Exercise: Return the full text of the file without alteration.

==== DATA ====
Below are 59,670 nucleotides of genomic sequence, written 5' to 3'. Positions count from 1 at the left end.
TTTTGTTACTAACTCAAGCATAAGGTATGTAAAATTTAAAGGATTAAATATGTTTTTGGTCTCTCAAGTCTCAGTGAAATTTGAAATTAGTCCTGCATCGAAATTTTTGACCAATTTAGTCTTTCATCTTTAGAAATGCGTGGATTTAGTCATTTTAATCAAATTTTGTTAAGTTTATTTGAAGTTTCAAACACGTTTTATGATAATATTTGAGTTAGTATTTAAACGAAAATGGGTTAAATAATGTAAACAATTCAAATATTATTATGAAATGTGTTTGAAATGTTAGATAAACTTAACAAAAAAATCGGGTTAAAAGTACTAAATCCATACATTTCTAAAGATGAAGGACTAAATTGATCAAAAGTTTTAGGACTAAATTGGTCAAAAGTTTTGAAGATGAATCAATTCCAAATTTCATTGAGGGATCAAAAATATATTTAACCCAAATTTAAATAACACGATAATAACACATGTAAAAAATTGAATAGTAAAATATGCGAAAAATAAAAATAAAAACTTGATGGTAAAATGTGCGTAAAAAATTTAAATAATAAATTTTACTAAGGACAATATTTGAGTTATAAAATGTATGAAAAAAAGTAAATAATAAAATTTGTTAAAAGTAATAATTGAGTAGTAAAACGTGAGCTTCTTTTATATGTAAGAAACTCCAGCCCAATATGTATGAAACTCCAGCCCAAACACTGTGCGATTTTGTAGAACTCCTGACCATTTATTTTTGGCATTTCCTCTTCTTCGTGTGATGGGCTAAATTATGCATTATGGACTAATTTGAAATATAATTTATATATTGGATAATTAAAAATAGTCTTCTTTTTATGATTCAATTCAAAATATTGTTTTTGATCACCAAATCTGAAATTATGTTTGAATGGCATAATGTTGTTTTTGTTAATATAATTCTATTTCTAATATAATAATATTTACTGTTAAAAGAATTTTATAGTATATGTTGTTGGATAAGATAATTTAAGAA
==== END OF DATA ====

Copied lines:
Below are 59,670 nucleotides of genomic sequence, written 5' to 3'. Positions count from 1 at the left end.
TTTTGTTACTAACTCAAGCATAAGGTATGTAAAATTTAAAGGATTAAATATGTTTTTGGTCTCTCAAGTCTCAGTGAAATTTGAAATTAGTCCTGCATCGAAATTTTTGACCAATTTAGTCTTTCATCTTTAGAAATGCGTGGATTTAGTCATTTTAATCAAATTTTGTTAAGTTTATTTGAAGTTTCAAACACGTTTTATGATAATATTTGAGTTAGTATTTAAACGAAAATGGGTTAAATAATGTAAACAATTCAAATATTATTATGAAATGTGTTTGAAATGTTAGATAAACTTAACAAAAAAATCGGGTTAAAAGTACTAAATCCATACATTTCTAAAGATGAAGGACTAAATTGATCAAAAGTTTTAGGACTAAATTGGTCAAAAGTTTTGAAGATGAATCAATTCCAAATTTCATTGAGGGATCAAAAATATATTTAACCCAAATTTAAATAACACGATAATAACACATGTAAAAAATTGAATAGTAAAATATGCGAAAAATAAAAATAAAAACTTGATGGTAAAATGTGCGTAAAAAATTTAAATAATAAATTTTACTAAGGACAATATTTGAGTTATAAAATGTATGAAAAAAAGTAAATAATAAAATTTGTTAAAAGTAATAATTGAGTAGTAAAACGTGAGCTTCTTTTATATGTAAGAAACTCCAGCCCAATATGTATGAAACTCCAGCCCAAACACTGTGCGATTTTGTAGAACTCCTGACCATTTATTTTTGGCATTTCCTCTTCTTCGTGTGATGGGCTAAATTATGCATTATGGACTAATTTGAAATATAATTTATATATTGGATAATTAAAAATAGTCTTCTTTTTATGATTCAATTCAAAATATTGTTTTTGATCACCAAATCTGAAATTATGTTTGAATGGCATAATGTTGTTTTTGTTAATATAATTCTATTTCTAATATAATAATATTTACTGTTAAAAGAATTTTATAGTATATGTTGTTGGATAAGATAATTTAAGAA